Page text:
Our postgraduates will demonstrate a high standard of discernment and common sense in their professional and personal judgment. They will have the ability to make informed choices and decisions that reflect both the nature of their professional work and their personal perspectives.

This graduate capability is supported by:

Learning outcome

  • Apply a theoretical understanding of ecologies of language learning to the learning of a particular individual or group of language learners

Assessment task

  • Independent inquiry project

PG - Discipline Knowledge and Skills

Our postgraduates will be able to demonstrate a significantly enhanced depth and breadth of knowledge, scholarly understanding, and specific subject content knowledge in their chosen fields.

This graduate capability is supported by:

Learning outcomes

  • Explain key terms and concepts that have been developed to account for language learning beyond the classroom
  • Demonstrate an in-depth understanding of distinctions between intentional and incidental, explicit and implicit learning and their application to a range of in-class and out-of-class learning activities.
  • Critically evaluate research literature on autonomy, learning strategies and motivation from the perspective of language learning beyond the classroom.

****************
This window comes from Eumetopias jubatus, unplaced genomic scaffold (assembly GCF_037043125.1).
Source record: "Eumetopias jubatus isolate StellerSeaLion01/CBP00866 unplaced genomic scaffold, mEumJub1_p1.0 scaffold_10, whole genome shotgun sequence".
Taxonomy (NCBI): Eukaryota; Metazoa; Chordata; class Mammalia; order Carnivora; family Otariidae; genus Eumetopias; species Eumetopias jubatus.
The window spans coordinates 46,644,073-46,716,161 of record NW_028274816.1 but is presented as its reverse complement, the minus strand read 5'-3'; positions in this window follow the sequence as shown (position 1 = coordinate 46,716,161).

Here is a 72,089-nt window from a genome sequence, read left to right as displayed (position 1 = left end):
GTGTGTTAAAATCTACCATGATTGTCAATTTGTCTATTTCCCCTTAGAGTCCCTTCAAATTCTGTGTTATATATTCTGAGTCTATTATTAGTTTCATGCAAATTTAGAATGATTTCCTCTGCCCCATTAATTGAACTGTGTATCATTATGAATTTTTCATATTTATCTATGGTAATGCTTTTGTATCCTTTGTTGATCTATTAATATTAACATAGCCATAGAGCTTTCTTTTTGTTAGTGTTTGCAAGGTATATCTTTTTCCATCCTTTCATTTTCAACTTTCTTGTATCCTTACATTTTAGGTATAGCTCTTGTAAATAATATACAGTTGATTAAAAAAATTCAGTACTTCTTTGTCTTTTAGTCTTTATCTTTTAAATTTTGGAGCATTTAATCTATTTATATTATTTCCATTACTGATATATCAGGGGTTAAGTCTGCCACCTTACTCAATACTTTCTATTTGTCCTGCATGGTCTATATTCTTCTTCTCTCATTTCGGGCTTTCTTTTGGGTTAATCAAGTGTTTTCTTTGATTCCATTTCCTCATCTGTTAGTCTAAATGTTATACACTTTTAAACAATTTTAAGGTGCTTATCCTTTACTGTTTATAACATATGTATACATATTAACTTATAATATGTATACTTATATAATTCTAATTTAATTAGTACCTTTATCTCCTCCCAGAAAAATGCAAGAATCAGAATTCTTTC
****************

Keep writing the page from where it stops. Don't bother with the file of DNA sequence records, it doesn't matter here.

• Apply a theoretical understanding of ecologies of language learning to the learning of a particular individual or group of language learners

Assessment tasks

  • Concept check
  • Independent inquiry project

PG - Critical, Analytical and Integrative Thinking

Our postgraduates will be capable of utilising and reflecting on prior knowledge and experience, of applying higher level critical thinking skills, and of integrating and synthesising learning and knowledge from a range of sources and environments. A characteristic of this form of thinking is the generation of new, professionally oriented knowledge through personal or group-based critique of practice and theory.

This graduate capability is supported by:

Learning outcomes

  • Articulate the contribution of in-class and out-of-class activities to their own second language learning
  • Explain key terms and concepts that have been developed to account for language learning beyond the classroom
  • Demonstrate an in-depth understanding of distinctions between intentional and incidental, explicit and implicit learning and their application to a range of in-class and out-of-class learning activities.
  • Critically evaluate research literature on autonomy, learning strategies and motivation from the perspective of language learning beyond the classroom.
  • Apply a theoretical understanding of ecologies of language learning to the learning of a particular individual or group of language learners

Assessment tasks

  • Language learning history
  • Concept check
  • Independent inquiry project

PG - Research and Problem Solving Capability

Our postgraduates will be capable of systematic enquiry; able to use research skills to create new knowledge that can be applied to real world issues, or contribute to a field of study or practice to enhance society. They will be capable of creative questioning, problem finding and problem solving.

This graduate capability is supported by: